2. Not Guilty says:

    Where I live in Canada, it is a small city, so I don’t get much of this (though I have in the past). But I posted a link on my fb to the article in the Huffington Post about the woman who was beaten for saying ‘No’ to a guy in a bar. A female friend of mine posts, “Are you turning feminist on me?”. I kept the reply polite, saying I’ve been feminist for awhile. But I really want to ask why being upset about a woman being beaten for saying ‘No’ automatically makes me a feminist (and why that is a bad thing!). I do not go looking for misogyny, in fact, many times I’m willing to brush it off. But reading about women dying and being subjected to violent assaults because they refuse a man’s advances, that makes me sick. Because of this blog and stories like yours, I don’t feel like I have to keep quiet if I experience street harassment. I always just rolled my eyes and ignored it, but now I am pretty sure I’d do what you did. So thanks!

  3. Golden Silence says:

    One time I told a guy that I wasn’t his baby ( same thing that happened to you)… and he chased ME down the street w/ his belt. Scarred the mess out of me.

    What?! Harassers are criminally insane!

  4. elaine says:

    This has become out-of-bounds ridiculous. Police and law enforcement officials need to begin taking this problem *much* more seriously and becoming way tougher about enforcing laws to protect women (and others) from this crap. These idiots are really beginning to get the signal given to them that it’s okay to harass, it’s okay to take harassment to even higher levels, and it’s okay to virtually assault anyone who attempts to resist it. Tolerance for the homeless and mentally unstable who are unfortunately on the streets through no fault of their own is one thing; but when their behaviors rise to this sort of level it should *not* be tolerated, period. And this is not meant to imply that only people in that category engage in these behaviors–this kind of thing is becoming increasingly prevalent across all socioeconomic levels, and it needs to be met with active *loud* resistance when and wherever it occurs, no matter who the harasser might be. Law enforcement becoming really serious about criminalizing this kind of behavior and bringing stiff penalties to bear against it would be a major step in getting the message across that our society is no longer prepared to tolerate this from anyone, no matter what their rationale or ‘excuse’.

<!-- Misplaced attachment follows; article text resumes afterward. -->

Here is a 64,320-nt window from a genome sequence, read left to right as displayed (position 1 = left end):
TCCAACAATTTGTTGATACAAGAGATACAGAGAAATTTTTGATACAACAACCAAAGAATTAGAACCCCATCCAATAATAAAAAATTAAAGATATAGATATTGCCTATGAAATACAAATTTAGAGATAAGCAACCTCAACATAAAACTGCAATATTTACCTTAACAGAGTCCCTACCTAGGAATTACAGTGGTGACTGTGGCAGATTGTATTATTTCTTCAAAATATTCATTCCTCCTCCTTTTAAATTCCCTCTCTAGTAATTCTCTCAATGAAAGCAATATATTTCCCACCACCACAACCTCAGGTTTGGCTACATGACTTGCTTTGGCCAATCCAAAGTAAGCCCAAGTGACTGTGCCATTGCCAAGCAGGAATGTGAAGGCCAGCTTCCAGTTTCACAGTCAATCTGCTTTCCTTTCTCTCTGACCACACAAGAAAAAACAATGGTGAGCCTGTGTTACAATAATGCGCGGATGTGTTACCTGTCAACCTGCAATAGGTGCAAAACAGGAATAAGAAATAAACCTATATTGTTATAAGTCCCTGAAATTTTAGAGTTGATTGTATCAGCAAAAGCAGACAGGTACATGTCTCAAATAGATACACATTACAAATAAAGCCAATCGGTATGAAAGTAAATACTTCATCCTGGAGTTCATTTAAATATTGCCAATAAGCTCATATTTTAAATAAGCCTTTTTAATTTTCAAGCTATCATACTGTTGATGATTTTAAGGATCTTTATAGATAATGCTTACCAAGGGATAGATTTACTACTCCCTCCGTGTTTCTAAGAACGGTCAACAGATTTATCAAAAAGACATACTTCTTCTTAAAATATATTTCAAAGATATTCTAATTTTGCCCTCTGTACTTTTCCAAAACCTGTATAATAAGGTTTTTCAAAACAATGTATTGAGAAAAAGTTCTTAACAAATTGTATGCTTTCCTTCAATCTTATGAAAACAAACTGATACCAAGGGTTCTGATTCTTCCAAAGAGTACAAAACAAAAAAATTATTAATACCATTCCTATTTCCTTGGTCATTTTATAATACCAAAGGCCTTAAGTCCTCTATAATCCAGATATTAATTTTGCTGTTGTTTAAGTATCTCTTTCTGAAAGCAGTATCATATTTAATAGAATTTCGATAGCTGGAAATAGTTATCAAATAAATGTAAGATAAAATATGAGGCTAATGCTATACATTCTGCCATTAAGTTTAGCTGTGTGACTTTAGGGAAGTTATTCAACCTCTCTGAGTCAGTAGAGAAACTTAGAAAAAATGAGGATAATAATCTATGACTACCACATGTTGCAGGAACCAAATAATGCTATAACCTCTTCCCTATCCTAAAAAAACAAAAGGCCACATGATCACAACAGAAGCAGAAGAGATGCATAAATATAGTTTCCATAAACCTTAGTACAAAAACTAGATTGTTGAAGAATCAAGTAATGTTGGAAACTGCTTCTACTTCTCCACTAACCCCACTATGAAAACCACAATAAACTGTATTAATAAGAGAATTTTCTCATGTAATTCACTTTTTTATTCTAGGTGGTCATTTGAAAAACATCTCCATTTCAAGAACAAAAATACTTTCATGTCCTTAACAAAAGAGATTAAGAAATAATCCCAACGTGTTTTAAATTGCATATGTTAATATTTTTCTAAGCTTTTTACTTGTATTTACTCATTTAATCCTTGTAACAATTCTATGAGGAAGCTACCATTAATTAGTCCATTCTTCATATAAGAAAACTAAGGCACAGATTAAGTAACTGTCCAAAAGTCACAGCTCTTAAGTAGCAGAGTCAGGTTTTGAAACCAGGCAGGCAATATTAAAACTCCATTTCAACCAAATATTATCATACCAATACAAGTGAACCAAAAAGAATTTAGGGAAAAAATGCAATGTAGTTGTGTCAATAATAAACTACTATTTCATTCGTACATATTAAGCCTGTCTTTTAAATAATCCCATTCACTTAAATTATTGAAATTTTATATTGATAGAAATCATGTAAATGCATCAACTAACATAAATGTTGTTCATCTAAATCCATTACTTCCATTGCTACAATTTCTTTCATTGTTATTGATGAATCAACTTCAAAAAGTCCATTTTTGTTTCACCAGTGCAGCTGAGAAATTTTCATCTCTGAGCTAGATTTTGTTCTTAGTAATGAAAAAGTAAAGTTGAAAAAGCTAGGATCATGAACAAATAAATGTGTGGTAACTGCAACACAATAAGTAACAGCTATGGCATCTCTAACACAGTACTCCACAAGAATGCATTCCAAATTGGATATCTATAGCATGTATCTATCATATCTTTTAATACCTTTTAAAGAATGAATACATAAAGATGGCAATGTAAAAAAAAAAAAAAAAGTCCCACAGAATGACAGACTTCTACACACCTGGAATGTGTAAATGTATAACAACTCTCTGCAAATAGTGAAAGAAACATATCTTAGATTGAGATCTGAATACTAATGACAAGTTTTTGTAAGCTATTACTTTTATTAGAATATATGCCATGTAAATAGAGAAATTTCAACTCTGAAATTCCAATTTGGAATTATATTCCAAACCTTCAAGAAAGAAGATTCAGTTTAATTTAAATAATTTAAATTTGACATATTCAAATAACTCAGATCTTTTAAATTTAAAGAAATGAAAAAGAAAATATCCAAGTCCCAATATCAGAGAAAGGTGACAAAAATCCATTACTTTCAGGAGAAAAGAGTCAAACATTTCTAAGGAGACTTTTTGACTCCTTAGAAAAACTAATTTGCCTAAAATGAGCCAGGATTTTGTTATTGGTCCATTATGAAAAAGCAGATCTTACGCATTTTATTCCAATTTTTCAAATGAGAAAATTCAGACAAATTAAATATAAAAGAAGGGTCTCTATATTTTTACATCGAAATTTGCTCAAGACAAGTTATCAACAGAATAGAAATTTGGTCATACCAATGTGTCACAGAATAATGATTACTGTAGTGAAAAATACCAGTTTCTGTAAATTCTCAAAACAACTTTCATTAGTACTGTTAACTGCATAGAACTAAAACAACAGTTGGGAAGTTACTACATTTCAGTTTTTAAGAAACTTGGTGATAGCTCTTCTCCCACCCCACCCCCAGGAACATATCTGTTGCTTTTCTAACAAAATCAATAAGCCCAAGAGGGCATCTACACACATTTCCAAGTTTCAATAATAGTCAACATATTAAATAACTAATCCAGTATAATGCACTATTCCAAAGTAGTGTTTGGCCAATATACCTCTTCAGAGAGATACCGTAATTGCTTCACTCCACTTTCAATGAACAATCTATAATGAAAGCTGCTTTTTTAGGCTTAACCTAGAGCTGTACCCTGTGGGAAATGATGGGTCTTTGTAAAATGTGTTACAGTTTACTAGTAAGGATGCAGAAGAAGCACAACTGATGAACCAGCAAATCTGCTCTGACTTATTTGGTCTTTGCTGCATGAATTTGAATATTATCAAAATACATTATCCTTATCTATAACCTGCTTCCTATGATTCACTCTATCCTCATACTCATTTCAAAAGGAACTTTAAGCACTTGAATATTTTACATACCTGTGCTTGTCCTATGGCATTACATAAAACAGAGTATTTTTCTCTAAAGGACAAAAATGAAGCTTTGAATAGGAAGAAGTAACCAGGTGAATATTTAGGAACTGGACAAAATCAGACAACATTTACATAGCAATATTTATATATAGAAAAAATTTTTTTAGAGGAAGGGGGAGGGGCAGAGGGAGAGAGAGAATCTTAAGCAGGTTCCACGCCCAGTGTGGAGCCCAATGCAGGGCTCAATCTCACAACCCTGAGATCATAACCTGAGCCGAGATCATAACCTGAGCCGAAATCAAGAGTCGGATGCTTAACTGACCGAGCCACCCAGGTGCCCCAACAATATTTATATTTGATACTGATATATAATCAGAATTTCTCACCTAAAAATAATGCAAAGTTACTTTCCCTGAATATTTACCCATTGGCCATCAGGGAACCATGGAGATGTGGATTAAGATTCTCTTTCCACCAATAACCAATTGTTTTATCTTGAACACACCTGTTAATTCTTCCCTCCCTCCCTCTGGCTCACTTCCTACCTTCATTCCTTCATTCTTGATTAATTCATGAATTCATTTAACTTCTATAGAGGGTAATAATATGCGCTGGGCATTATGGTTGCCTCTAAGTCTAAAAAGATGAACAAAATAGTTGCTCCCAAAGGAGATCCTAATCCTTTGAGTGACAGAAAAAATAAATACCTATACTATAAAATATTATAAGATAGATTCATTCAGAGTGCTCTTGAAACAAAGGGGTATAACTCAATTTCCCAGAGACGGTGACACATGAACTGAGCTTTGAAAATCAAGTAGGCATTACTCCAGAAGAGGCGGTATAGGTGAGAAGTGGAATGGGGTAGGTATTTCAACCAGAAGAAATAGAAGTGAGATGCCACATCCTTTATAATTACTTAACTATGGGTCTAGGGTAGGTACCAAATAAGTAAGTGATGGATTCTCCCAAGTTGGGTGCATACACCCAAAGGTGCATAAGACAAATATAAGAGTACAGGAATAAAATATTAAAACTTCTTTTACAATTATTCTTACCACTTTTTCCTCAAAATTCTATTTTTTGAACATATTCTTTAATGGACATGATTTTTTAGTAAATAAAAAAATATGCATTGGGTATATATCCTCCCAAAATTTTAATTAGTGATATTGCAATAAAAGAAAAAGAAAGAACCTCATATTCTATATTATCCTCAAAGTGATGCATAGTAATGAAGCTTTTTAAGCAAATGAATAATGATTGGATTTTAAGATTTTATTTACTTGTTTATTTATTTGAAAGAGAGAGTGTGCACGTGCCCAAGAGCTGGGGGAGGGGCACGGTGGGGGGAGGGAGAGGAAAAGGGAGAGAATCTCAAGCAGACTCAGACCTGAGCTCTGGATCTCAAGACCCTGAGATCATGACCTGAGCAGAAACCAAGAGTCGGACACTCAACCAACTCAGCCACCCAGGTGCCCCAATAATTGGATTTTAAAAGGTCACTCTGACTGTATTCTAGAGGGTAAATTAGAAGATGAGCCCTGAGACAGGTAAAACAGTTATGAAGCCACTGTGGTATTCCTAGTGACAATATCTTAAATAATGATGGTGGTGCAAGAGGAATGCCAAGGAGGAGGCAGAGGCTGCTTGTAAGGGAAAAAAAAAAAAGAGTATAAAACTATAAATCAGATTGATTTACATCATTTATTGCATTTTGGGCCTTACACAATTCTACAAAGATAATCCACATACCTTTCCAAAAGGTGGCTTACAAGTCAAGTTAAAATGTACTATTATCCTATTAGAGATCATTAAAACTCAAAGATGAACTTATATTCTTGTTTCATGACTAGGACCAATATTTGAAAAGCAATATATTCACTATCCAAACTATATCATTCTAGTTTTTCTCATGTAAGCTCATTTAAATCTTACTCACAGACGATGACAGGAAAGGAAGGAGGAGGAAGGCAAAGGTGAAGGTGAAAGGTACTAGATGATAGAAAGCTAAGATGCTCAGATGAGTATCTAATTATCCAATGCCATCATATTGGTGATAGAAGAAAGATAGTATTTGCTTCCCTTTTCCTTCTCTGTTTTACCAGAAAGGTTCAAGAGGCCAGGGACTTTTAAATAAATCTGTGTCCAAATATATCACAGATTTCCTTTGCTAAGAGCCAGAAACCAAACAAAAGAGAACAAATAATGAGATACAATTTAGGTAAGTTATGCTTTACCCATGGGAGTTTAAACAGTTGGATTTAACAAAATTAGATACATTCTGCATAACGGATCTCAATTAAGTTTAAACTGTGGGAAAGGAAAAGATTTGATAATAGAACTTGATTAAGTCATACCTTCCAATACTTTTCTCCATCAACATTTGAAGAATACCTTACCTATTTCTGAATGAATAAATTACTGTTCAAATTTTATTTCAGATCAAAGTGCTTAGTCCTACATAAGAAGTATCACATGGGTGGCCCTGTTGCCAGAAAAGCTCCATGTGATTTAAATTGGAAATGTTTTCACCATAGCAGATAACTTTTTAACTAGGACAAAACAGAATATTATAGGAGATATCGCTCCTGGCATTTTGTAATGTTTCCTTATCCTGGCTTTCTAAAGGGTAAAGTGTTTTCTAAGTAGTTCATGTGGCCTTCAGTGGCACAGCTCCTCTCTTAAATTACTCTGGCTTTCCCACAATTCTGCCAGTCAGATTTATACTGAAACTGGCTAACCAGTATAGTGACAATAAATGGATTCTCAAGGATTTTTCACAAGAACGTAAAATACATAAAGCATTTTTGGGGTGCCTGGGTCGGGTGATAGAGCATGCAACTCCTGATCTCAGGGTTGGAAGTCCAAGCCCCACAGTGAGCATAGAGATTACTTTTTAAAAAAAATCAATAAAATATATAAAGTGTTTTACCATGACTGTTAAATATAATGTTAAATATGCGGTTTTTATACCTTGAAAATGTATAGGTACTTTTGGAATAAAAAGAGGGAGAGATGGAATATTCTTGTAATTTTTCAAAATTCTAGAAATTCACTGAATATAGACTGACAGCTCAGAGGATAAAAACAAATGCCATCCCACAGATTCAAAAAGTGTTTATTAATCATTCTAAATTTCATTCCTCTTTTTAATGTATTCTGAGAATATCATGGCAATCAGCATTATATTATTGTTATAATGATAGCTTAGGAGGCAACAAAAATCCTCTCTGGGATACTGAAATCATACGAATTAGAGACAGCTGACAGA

5. b says:

    I chased a guy down the street one time after he yelled at me out of his car window and the (former) friend I was with told me not to be so reactionary and to get over it too. I’m sorry people don’t respect how upsetting this is for you.

  6. Margaret says:

    Damn! I’m sorry that happened. Harassers are such imbeciles.

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  8. Sarah says:

    Good on you for chasing him (although, be careful, he could have attacked you). You probabaly scared the bejesus out of him!